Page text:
Bad lovers and terrible people

Cactus

To get off the topic of my own writing for the moment, let’s take a look at this article by Cory Delistraty: “The Neurological Similarities Between Successful Writers And The Mentally Ill.” Delistraty says that authors, by dint of their constant thinking, are prone to depression. A common enough claim, though I’d like to put forward the suggestion that depression is far more common than you’d think, and authors are simply more prone to write about it. In addition, writers with personality disorders are seen as romantic figures wracked with anguished genius, where a lawyer or construction worker with the same isn’t seen as nearly so admirable.

The article continues:

Writers can be rather awful people, and their blend of depression, isolation, and desire to control not only their own characters but the “characters” of their real lives has been a relationship-killer for centuries.

…Trying to balance vice, borderline mental illness, and a disregard for the real world in favor of fictitious ones is perhaps a noble but Sisyphusian [sic] act for many writers. Try as they might, the greatest creatives in history have too much neuroscience working against them, too many ideas fluttering around their minds.

Delistraty adds that authors are “awful lovers.” Sounds like someone got dumped by a writer.

I’m not saying that writers aren’t depressed (I mean, I’ve got it too) or even that some authors aren’t terrible people/lovers. I just don’t think they’re more prone to it than anyone else.

(Above picture from my instagram account)

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Endings suck

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I’ve been in the process of writing the end of my novel for… well, months now. My wordcount goal for the book is 90,000-100,000 words, and at the moment I’m just around 91k. I’m so close to the end here, but writing it is like that paradox where each step you take halves the distance left to go—you’ll never reach the end, because the distance left can always be divided in half.

That’s an overdramatic way of saying that endings are hard. Beginnings have an infinite amount of potential, but by the time you’ve reached the end, every thread of the story has to be tied up neatly. That’s why this is the point in the process where you start having all sorts of ideas for new stories: your brain is making a frantic effort to avoid the hard thinking. Whenever I try thinking of the ending of this story, my brain starts whispering but wouldn’t it be so much easier to just play Minecraft? Yes, brain, yes it would. That’s a fantastic idea.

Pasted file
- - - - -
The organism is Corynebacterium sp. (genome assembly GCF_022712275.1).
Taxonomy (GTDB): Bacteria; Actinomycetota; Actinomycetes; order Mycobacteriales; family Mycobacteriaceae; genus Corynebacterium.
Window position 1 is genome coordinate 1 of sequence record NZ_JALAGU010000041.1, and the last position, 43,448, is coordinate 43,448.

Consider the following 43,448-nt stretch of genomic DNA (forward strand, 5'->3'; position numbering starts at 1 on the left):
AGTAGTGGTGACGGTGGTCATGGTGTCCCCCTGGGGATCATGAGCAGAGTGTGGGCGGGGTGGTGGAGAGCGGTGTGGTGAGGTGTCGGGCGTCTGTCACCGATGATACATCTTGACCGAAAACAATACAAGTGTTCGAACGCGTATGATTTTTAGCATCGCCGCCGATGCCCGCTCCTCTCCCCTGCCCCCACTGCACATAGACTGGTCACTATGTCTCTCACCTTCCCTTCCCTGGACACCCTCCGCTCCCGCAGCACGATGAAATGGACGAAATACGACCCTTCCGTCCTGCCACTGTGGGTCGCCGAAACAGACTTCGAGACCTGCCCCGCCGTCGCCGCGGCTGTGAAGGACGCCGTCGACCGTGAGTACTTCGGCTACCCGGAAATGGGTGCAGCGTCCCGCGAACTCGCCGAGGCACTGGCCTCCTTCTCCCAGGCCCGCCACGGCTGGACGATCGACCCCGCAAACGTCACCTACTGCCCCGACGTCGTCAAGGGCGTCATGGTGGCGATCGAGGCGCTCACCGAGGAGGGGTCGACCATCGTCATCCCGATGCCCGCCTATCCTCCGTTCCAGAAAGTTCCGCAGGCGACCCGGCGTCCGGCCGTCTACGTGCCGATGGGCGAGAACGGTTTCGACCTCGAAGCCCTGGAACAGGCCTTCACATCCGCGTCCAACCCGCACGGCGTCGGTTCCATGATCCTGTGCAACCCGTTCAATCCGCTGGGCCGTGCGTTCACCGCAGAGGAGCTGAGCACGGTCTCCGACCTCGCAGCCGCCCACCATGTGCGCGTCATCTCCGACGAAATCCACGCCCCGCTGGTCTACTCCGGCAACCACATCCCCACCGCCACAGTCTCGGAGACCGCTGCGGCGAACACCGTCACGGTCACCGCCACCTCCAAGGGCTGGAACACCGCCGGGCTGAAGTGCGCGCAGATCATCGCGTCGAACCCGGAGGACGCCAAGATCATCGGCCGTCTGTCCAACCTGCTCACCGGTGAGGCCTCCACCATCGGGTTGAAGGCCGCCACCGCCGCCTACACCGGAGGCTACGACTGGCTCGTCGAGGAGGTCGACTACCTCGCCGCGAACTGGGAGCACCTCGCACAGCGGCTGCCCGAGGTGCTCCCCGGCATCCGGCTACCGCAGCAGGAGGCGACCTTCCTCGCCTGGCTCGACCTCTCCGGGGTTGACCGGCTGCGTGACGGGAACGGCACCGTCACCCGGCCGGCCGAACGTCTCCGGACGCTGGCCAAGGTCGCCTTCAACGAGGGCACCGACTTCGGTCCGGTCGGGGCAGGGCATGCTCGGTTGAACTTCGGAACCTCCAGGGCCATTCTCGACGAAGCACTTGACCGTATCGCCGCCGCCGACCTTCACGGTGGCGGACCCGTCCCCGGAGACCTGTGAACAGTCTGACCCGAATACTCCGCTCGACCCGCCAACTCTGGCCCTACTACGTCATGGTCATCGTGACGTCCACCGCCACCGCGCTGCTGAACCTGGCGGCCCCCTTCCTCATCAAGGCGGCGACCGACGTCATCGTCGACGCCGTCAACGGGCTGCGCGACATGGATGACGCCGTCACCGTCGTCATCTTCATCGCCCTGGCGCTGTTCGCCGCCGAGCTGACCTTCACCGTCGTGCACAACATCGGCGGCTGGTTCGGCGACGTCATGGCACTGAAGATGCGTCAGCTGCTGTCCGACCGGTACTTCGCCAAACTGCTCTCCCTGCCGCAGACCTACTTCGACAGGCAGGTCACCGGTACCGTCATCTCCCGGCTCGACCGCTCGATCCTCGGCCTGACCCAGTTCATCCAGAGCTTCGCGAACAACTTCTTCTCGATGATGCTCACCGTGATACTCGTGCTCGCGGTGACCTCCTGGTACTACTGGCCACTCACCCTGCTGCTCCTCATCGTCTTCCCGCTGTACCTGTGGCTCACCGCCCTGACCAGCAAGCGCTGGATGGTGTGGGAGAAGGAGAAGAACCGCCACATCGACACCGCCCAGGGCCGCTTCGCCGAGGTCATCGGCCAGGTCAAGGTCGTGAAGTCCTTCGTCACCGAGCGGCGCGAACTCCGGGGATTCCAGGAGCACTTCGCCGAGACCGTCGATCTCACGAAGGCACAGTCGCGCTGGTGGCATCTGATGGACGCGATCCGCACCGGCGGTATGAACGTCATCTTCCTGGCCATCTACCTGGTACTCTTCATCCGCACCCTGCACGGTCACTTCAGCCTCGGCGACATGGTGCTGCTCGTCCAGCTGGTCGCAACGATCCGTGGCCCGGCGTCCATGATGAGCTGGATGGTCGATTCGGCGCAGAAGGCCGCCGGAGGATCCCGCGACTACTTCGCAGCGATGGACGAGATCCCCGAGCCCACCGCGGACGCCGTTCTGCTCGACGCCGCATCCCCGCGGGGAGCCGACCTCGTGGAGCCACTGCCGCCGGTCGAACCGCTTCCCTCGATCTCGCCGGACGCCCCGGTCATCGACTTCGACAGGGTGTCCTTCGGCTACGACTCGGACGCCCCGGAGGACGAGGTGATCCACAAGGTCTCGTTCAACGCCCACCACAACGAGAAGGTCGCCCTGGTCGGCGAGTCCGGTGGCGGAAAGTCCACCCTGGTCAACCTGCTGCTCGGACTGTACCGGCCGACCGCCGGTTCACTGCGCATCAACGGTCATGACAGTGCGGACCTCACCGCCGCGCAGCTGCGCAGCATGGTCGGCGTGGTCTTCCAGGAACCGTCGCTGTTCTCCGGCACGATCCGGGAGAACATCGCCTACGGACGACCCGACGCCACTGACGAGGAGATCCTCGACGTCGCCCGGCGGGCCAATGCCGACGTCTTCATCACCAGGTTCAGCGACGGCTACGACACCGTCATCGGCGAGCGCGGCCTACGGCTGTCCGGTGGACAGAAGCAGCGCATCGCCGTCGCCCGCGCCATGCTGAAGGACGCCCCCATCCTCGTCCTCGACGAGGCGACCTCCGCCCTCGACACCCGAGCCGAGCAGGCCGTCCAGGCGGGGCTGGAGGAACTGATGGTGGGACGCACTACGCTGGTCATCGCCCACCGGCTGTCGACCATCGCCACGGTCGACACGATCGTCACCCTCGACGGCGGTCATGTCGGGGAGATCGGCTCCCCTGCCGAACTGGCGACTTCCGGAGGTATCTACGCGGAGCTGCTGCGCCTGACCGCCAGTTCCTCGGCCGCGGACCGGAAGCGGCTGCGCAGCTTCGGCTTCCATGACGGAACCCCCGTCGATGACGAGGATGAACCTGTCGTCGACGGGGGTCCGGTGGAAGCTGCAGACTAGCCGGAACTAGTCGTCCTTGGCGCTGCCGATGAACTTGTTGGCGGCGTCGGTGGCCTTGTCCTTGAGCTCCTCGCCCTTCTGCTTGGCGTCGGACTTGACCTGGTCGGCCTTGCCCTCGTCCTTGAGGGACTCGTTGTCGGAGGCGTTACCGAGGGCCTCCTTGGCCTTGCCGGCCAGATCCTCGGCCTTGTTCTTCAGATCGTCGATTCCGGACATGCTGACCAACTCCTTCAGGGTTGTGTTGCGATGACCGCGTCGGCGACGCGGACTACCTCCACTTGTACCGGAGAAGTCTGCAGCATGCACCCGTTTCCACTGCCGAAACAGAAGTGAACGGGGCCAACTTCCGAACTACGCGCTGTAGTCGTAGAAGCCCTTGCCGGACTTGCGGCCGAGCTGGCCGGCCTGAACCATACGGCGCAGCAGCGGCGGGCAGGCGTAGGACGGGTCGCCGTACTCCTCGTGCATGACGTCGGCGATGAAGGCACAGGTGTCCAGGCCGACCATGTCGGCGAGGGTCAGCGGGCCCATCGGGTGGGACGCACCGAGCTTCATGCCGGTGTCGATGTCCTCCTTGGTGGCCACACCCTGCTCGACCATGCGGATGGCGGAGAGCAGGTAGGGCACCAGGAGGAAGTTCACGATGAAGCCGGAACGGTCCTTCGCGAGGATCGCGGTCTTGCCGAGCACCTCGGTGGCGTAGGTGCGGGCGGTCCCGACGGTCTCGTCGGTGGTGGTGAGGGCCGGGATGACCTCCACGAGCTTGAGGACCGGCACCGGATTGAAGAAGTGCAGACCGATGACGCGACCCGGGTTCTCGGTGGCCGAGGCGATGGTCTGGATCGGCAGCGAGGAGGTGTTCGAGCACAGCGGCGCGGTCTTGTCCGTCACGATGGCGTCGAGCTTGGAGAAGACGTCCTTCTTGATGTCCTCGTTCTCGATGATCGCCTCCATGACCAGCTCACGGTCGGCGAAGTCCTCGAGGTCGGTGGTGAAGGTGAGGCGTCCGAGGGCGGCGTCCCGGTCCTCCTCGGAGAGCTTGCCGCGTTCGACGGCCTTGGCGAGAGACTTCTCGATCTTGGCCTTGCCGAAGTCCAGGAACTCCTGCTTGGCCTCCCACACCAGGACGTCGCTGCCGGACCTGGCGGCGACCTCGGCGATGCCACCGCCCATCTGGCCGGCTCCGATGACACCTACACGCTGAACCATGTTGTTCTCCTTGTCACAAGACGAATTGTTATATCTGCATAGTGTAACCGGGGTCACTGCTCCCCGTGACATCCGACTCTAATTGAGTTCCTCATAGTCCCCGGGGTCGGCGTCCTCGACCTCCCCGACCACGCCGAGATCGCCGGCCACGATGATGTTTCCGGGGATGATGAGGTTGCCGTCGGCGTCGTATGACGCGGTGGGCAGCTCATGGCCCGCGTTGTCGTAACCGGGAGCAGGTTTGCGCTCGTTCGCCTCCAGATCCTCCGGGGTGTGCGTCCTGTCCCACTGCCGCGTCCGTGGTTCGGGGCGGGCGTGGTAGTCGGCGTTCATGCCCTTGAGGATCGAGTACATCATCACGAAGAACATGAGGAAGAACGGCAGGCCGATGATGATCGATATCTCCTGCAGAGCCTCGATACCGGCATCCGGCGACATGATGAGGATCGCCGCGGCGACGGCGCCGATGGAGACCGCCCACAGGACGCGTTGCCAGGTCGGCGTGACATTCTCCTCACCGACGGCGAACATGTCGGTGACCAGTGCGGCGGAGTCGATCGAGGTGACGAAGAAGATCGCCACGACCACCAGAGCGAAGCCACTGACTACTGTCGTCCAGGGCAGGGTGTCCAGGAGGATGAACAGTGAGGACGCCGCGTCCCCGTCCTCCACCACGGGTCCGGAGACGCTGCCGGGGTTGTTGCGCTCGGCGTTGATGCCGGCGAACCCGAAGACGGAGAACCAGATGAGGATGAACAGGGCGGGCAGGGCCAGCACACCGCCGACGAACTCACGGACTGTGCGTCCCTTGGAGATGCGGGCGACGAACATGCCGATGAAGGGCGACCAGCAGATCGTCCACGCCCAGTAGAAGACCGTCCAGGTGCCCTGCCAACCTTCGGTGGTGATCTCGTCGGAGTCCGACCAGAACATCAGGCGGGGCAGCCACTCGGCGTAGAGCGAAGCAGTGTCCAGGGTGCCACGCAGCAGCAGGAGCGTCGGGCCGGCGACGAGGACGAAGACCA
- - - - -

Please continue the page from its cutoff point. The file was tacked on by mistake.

I took the above picture on a drive down to Newport with Rob and William for a write-in at Empire Tea last week. Rob has a highly admirable work ethic, and has been powering through a rewrite of his sci fi epic over the last few months while I’ve been tootling around with my novel. It’s very inspiring, and in fact whenever I meet up with him for a few hours of writing, I do get a lot done. If only I could hire him to sit full time in my office, typing away industriously, to guilt me into getting more done. He’d look at me disapprovingly whenever I fired up Minecraft.

My current goal is to get the draft done by April 1. That’s 8 days, not counting today, to write the last 8,000 or so words. Doable? We’ll see.

Let me show you my crazy

One of the ways I love to procrastinate is by making spreadsheets. I know it’s weird, but I love making graphs of my progress and using formulas to track what I’m doing. I started back in November 2009, and have recorded the number of words I’ve written every day since then.

Here’s the graph:

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The last two months of 2009 was clearly a very productive time, and I was able to more or less keep that up through 2010. In 2011 and 2012 I reduced my goals but kept more or less on track. Then 2013 sucked, relatively speaking. I wrote 80,000 words more in the last two months of 2009 than I did in the entirety of 2013.

What’s the point of this all? Not much, really. Honestly the main thing I see here is the effect depression has on my writing. There are some who think writers need to suffer for their art, and that antidepressants stifle creativity, but based on my own anecdotal evidence, I’d have to disagree. Guess which year I was suffering from depression? Yep, that would be that dismal yellow line on the chart. And when did I start antidepressants that worked for me? That’s around day 301 on the chart, at the end of September/start of November 2013. See the way that line ticks up? I’m hoping that progress continues.

I could go on for hours about my spreadsheets, but I don’t want to bore you. I think they’re a useful way of quantifying my writing process.  They tell me when I’m doing better than I thought, and they tell me when I’m slacking off without realizing it. I’d recommend it for anyone who likes playing around with formulas. Don’t get TOO into it, though, because it’s as much a procrastination tool as YouTube, even if it makes you feel a little more productive.